I visited with friends last Saturday, sampling dishes of couscous and sweet potato frittata and chia seed pudding. After eating, we took a stroll around my friend’s yard, which slopes down to a watery area. A watery area with a Yellow-crowned Night-Heron!
My friend has seen these birds in her yard several times in the past, so we weren’t caught completely by surprise. Even so, I was very excited. (And very grateful that she had suggested I bring my camera.)
We watched for a while as the heron hunted in the shallows.
Then we wandered on, exploring more of the yard.
When I was leaving, as we all stopped on the driveway to say our goodbyes, the heron flew into a pine tree in front of the house. To our amazement, it crept out onto a branch and settled into its nest! Right in the front yard!
I’ve already packed my tripod in the car, so I won’t forget it next time I visit. The nest is too high for steady video, without a tripod…
Publication Note: My poem “Roads” posted at one of my favorite poetry sites, Poetry Breakfast, on May 9. Many thanks to editor Ann Kestner!
The honeysuckle has been in full bloom much of the summer, but hummingbirds are rare so far. I’ve only seen one a handful of times, and each of those visits has been brief.
Last summer was our first hummingbird summer, so I don’t have a feel for “normal” hummingbird activity. I’m looking forward to seeing what happens as the summer wears on.
Publication Note: My poem “Doppler Effect” posted at vox poetica on June 19. Many thanks to editor Annmarie Lockhart!
Today’s page is a glass
Full of photos, light filtered
Through fixed apertures
Condensing the wordless
Wavelengths inside a tulip
The pollen-specked petals
Of a petunia, each a whorl
Of absorption and reflection
Negative memory cropped
Into nostalgia, where time
Hangs in air like warm honeysuckle
Calling and calling and calling
Hummingbirds, butterflies, and bees
Written mid-flight, wings stilled
Under clouds that never gather
Rain imprisoned in pixels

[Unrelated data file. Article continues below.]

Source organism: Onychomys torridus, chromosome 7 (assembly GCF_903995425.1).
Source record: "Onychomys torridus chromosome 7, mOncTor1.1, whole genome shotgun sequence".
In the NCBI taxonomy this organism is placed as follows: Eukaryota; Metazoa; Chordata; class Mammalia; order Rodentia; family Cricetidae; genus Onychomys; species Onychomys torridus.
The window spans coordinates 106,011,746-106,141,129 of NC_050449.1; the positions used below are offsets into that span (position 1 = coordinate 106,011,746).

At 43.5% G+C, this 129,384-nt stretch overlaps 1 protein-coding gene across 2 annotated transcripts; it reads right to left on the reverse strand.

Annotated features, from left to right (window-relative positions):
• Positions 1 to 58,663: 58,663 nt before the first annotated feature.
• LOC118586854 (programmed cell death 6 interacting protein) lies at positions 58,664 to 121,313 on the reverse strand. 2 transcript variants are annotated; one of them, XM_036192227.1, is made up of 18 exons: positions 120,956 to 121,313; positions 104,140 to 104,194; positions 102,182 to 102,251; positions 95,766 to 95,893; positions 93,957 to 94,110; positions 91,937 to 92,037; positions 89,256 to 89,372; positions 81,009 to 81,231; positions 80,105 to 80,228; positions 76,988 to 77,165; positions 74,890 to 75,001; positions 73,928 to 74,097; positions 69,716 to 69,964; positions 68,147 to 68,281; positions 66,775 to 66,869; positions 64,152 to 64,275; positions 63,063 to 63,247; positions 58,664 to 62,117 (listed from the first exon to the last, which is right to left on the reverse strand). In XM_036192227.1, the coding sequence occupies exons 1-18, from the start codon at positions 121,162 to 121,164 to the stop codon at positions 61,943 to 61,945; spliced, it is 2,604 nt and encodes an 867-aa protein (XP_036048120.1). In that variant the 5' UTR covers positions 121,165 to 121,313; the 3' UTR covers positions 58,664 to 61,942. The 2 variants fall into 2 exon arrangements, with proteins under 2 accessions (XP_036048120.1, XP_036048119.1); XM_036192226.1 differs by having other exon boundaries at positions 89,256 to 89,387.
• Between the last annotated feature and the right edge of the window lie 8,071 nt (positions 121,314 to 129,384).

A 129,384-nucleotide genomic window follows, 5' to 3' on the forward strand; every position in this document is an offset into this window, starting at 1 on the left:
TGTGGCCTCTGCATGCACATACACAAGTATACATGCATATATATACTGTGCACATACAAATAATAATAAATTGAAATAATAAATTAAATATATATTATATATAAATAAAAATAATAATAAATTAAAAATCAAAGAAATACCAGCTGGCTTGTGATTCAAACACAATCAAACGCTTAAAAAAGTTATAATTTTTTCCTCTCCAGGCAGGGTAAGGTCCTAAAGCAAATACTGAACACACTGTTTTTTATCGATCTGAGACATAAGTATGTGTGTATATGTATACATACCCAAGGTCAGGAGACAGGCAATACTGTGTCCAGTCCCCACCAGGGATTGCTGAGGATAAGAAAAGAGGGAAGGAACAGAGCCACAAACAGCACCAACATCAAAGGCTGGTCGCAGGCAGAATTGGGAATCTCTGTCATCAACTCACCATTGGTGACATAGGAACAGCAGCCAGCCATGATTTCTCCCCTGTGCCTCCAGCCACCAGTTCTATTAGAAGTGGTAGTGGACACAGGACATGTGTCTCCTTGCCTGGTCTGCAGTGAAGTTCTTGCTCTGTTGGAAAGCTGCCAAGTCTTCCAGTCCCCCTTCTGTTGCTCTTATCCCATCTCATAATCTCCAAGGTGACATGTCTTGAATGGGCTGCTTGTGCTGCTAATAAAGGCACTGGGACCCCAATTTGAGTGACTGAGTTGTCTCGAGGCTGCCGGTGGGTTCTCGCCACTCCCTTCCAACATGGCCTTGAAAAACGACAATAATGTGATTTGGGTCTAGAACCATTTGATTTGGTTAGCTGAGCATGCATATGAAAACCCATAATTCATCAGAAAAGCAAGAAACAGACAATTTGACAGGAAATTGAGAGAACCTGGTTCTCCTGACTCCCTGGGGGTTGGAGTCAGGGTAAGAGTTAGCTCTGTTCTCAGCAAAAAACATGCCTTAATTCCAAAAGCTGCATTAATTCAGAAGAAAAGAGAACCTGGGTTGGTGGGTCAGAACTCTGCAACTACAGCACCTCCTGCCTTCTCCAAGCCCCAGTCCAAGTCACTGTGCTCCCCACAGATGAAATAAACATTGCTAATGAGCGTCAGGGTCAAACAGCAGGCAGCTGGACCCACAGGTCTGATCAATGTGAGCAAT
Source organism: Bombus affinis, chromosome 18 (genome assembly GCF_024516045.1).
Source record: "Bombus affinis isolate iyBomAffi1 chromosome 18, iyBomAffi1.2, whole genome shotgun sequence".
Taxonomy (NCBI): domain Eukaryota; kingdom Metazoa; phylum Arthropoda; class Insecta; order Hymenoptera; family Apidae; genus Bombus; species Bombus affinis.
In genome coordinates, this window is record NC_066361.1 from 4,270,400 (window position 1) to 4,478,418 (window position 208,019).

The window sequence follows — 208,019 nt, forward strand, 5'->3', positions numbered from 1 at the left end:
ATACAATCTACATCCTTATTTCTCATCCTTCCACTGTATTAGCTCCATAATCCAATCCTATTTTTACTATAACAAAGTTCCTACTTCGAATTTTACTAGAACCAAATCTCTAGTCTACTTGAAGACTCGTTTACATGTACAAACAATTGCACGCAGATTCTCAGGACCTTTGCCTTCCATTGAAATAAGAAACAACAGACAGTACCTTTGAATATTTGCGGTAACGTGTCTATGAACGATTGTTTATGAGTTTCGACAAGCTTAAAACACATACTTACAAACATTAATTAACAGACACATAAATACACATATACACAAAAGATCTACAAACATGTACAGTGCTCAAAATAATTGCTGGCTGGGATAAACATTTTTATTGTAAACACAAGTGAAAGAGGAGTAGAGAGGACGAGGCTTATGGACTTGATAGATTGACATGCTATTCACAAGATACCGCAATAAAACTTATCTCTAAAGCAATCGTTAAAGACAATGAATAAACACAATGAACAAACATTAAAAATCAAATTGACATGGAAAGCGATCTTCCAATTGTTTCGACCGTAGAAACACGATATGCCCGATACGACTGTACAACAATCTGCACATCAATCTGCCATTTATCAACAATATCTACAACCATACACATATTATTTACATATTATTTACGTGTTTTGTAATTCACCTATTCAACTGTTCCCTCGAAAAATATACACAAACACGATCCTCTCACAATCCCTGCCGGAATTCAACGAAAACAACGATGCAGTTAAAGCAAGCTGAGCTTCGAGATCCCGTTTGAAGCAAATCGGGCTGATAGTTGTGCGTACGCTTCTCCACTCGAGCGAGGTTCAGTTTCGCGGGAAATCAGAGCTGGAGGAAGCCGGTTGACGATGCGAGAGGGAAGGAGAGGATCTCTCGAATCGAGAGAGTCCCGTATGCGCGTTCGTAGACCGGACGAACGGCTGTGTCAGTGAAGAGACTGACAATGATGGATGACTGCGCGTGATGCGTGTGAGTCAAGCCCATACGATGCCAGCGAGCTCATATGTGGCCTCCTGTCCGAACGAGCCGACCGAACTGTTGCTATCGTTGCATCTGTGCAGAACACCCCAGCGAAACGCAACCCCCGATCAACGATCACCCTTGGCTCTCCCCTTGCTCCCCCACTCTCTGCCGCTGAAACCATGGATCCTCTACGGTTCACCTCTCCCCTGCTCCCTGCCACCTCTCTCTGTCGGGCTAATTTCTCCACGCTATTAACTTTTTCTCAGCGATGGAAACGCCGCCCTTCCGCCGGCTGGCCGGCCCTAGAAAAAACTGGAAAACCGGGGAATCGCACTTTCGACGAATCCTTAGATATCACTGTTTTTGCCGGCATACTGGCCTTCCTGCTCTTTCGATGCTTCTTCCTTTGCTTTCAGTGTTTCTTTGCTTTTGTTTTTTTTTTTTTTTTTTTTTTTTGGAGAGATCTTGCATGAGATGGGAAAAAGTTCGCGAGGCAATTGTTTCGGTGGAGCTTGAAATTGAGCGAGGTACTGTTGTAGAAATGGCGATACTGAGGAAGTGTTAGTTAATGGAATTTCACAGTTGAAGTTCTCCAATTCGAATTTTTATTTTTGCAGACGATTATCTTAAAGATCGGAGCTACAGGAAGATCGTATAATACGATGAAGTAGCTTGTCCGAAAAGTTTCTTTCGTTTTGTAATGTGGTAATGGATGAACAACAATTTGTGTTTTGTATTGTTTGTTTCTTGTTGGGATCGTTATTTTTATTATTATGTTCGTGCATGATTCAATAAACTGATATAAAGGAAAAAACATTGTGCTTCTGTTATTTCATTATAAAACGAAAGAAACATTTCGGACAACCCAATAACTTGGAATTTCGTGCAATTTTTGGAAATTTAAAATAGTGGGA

Zeroes and ones that never sum
A series of stopped moments
Stored in archives
As shared streams of code
A digital elixir
To ease the analog ache
Of incurable mortality
A few years ago I spent several months filling, emptying, cleaning, and refilling three hummingbird feeders. Instead of hummingbirds, the feeders attracted wasps and ants. Disappointed, and convinced I had done something wrong, I put away the feeders.
Last year my hummingbird hunger stirred again when we lost our Fourth of July rose. Surveying the large gap in our yard, we decided to plant with hummingbirds in mind. After a bit of research, we filled the space with honeysuckle, bee balm, and Rose of Sharon. The honeysuckle and Rose of Sharon grew enough to open a few blooms over the summer and fall, but the bee balm was past its flowering season by the time we planted it.
All of the flowers survived our long, cold winter, and last week we added a few annuals to the mix (because it’s impossible to resist the instant reward of planting a flower already in bloom.)
All we can do now is wait. Will they come?
My last bit of news today is a Publication Note — three of my poems are posted at The Blue Hour! Many thanks to the editors!
(I posted this poem in December of last year, but I can’t resist posting it again…)
Whoa, December, wait one minute
I’m hardly roused from my feasted slumber
When you start to number my days
Set clocks and worry flocks of shoppers
Lost in evergreen lots and sticker-shock
Tick tock, sweet silver bells ringing the hour
As if to hurry my step into line
My dour minuet with Father Time
Stumbling on to the end
The bitter end of another year
Another calendar page, scrawled
With duty and a glitter of waste
With things I never desired
The blouse gift-receipt, creased
In haste and taped over the size
I couldn’t accept, a final refrain
After the glaze is scraped
From cold and golden morns
And oh, December, wait please wait
For the lights to change, for fire
To blaze through our litter of wrappings
Pause tonight among muttering beasts
In their scatter of straw, their dusty ease
From lust’s numb ache, from labor’s strain
Rest among these flight-tired geese
Mid-route, heads tucked under folded
Wings, murmuring psalms to themselves